In chaotic debate, GOP hopefuls take aim at Trump and each other

SIMI VALLEY, Calif. — Desperate to bite into Donald Trump’s enormous lead in the polls, the former president’s top Republican rivals tore into his policies — and battered each other — as the window to stop his march to another nomination tightened.

During a chaotic two-hour debate on Wednesday, the seven challengers criticized Trump’s economic agenda and immigration policy, along with his no-show at the Reagan Presidential Library.

The candidates reserved some of their most scathing comments, however, for each other as they competed to emerge as Trump’s chief opponent while also trying to halt the former president’s momentum — no easy task with some national polls showing he’s topping 50%.

Tech executive Vivek Ramaswamy, who has showed strength in some early states on the primary calendar, was a particularly juicy target as his rivals tried to blunt his support by berating his business record, his spotty voting history and his attempt to promote himself as a unifying figure.

Former U.N. Ambassador Nikki Haley said she felt “a little dumber” each time she heard Ramaswamy speak. U.S. Sen. Tim Scott dubbed him a hypocrite. And former Vice President Mike Pence brought up how his company briefly expanded into the Chinese market in 2018.

“I’m glad Vivek pulled out of his business deal in China,” Pence quipped. “That must have been about the same time you decided to start voting in presidential elections.”

Entrepreneur Vivek Ramaswamy drew attacks from several rivals on the state during Wednesday's GOP presidential candidates debate. (Haiyun Jiang/The New York Times)

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The focus on Ramaswamy and Trump offered a surprising level of breathing room for Florida Gov. Ron DeSantis, who has failed to gain traction despite an extensive fundraising machine and repeated campaign overhauls.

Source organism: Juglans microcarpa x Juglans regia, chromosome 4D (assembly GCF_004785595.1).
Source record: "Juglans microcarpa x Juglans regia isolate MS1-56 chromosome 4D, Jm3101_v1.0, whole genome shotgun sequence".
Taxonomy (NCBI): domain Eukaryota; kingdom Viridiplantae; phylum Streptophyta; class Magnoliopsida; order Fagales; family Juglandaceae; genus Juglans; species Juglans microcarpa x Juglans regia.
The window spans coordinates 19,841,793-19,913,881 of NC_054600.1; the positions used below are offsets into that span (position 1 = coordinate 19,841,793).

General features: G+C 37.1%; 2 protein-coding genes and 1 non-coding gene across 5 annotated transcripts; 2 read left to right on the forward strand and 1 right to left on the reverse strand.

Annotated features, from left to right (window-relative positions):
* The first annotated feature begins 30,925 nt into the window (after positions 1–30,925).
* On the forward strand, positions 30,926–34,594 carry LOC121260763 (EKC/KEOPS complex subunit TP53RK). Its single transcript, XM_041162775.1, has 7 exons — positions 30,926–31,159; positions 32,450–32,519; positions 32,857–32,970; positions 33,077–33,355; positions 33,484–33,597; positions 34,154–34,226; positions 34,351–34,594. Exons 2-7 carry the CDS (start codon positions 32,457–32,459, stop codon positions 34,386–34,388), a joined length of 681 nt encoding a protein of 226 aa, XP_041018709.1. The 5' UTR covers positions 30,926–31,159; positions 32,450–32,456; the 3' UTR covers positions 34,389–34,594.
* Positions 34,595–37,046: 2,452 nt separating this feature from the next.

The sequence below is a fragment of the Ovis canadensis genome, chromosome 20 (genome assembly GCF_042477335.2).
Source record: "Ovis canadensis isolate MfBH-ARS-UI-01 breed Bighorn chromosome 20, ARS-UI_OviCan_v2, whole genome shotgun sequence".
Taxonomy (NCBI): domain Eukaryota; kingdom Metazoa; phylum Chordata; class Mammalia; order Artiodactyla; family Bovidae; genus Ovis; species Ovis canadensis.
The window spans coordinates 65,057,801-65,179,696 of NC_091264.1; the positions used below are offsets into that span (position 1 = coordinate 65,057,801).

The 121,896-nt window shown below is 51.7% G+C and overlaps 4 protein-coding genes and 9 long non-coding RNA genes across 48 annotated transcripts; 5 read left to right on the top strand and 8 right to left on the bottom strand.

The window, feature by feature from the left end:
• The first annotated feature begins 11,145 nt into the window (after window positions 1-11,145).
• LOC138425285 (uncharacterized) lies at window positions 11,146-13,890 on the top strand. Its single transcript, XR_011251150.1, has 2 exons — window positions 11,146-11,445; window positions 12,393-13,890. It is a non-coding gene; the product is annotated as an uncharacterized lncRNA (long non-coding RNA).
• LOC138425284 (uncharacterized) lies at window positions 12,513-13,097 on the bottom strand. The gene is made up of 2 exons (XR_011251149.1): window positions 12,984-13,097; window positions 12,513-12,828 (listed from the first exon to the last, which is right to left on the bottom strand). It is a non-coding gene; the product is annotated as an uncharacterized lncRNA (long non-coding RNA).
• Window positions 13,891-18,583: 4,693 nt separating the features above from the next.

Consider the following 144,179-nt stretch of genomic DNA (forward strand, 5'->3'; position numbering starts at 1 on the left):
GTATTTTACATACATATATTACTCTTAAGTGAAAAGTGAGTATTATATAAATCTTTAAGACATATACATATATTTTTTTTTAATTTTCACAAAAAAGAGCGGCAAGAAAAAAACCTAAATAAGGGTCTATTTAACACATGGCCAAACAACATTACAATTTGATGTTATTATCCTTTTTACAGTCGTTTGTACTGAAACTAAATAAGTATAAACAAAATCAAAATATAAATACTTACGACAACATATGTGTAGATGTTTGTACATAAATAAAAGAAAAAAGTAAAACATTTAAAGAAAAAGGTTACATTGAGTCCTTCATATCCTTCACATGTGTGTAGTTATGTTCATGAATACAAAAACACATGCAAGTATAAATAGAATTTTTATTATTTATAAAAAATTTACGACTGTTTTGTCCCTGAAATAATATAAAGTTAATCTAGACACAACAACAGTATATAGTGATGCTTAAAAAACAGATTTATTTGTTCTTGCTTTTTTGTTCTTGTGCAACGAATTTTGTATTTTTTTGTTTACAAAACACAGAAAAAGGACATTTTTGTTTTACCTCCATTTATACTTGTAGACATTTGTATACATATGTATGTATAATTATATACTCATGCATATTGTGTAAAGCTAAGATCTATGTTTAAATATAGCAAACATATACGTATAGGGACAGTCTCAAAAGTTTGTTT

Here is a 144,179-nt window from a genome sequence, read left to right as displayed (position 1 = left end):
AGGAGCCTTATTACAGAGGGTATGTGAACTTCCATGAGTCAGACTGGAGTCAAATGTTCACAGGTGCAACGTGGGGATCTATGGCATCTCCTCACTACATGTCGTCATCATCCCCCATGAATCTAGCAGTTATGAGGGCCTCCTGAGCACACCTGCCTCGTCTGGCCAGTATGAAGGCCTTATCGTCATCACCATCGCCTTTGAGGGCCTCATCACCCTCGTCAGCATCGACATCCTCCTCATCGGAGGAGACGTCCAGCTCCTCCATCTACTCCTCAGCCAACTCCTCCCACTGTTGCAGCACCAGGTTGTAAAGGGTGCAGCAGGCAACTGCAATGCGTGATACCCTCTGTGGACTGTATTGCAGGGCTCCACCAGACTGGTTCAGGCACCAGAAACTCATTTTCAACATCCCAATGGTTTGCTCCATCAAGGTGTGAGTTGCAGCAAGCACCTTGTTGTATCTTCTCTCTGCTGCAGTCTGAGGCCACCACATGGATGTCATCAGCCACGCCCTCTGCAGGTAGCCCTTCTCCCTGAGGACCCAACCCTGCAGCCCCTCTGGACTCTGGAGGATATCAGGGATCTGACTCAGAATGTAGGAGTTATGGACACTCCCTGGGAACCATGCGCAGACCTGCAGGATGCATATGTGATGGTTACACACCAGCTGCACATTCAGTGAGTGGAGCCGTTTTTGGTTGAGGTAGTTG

Instead, DeSantis renewed a more aggressive approach toward Trump, including an opening statement that savaged his decision to skip two consecutive Republican debates — and underscored how, even absent, Trump has remained the fulcrum of the race.

“Donald Trump is missing in action,” DeSantis said to scattered applause. “He should be on this stage tonight. He owes it to you to defend his record where they added $7.8 trillion to the debt.”

And former New Jersey Gov. Chris Christie, long one of Trump’s chief antagonists, came armed with a new nickname for the former president.

Former New Jersey Gov. Chris Christie focused much of his time during Wednesday's GOP presidential candidates debate on Donald Trump, assailing him for skipping the event, just as he did last month during the first debate. “You’re ducking these things, and let me tell you what’s going to happen,” he said. “You keep doing that, and no one up here is going to call you Donald Trump anymore. We’re going to call you Donald Duck.” (Todd Heisler/The New York Times)

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“You’re ducking these things, and let me tell you what’s going to happen,” he said. “You keep doing that, and no one up here is going to call you Donald Trump anymore. We’re going to call you Donald Duck.”

Trump, meanwhile, has intently portrayed his victory as inevitable and shifted his focus to President Joe Biden. While stumping to autoworkers outside Detroit, he spoke derisively about the debating Republicans as ambitious “job candidates” willing to do anything to win.